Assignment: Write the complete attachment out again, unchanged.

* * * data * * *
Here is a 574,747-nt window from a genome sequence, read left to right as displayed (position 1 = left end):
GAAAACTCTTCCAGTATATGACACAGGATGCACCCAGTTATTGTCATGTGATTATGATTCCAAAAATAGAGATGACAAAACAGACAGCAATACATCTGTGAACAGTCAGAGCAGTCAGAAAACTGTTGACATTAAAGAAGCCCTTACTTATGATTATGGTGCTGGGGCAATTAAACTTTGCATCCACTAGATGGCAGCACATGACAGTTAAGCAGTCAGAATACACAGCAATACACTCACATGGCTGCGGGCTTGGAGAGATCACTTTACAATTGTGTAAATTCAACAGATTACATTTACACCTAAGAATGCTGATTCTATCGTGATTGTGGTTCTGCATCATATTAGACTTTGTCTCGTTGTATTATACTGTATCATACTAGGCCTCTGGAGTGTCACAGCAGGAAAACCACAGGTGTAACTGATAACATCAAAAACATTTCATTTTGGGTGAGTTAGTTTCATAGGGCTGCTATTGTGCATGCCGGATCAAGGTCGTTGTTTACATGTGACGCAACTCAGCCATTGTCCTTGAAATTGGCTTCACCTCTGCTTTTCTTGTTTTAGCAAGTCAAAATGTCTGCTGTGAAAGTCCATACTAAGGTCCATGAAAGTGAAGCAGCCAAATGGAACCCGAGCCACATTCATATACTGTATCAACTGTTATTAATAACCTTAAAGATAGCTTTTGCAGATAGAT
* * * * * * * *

Here is a 574,747-nt window from a genome sequence, read left to right as displayed (position 1 = left end):
GAAAACTCTTCCAGTATATGACACAGGATGCACCCAGTTATTGTCATGTGATTATGATTCCAAAAATAGAGATGACAAAACAGACAGCAATACATCTGTGAACAGTCAGAGCAGTCAGAAAACTGTTGACATTAAAGAAGCCCTTACTTATGATTATGGTGCTGGGGCAATTAAACTTTGCATCCACTAGATGGCAGCACATGACAGTTAAGCAGTCAGAATACACAGCAATACACTCACATGGCTGCGGGCTTGGAGAGATCACTTTACAATTGTGTAAATTCAACAGATTACATTTACACCTAAGAATGCTGATTCTATCGTGATTGTGGTTCTGCATCATATTAGACTTTGTCTCGTTGTATTATACTGTATCATACTAGGCCTCTGGAGTGTCACAGCAGGAAAACCACAGGTGTAACTGATAACATCAAAAACATTTCATTTTGGGTGAGTTAGTTTCATAGGGCTGCTATTGTGCATGCCGGATCAAGGTCGTTGTTTACATGTGACGCAACTCAGCCATTGTCCTTGAAATTGGCTTCACCTCTGCTTTTCTTGTTTTAGCAAGTCAAAATGTCTGCTGTGAAAGTCCATACTAAGGTCCATGAAAGTGAAGCAGCCAAATGGAACCCGAGCCACATTCATATACTGTATCAACTGTTATTAATAACCTTAAAGATAGCTTTTGCAGATAGAT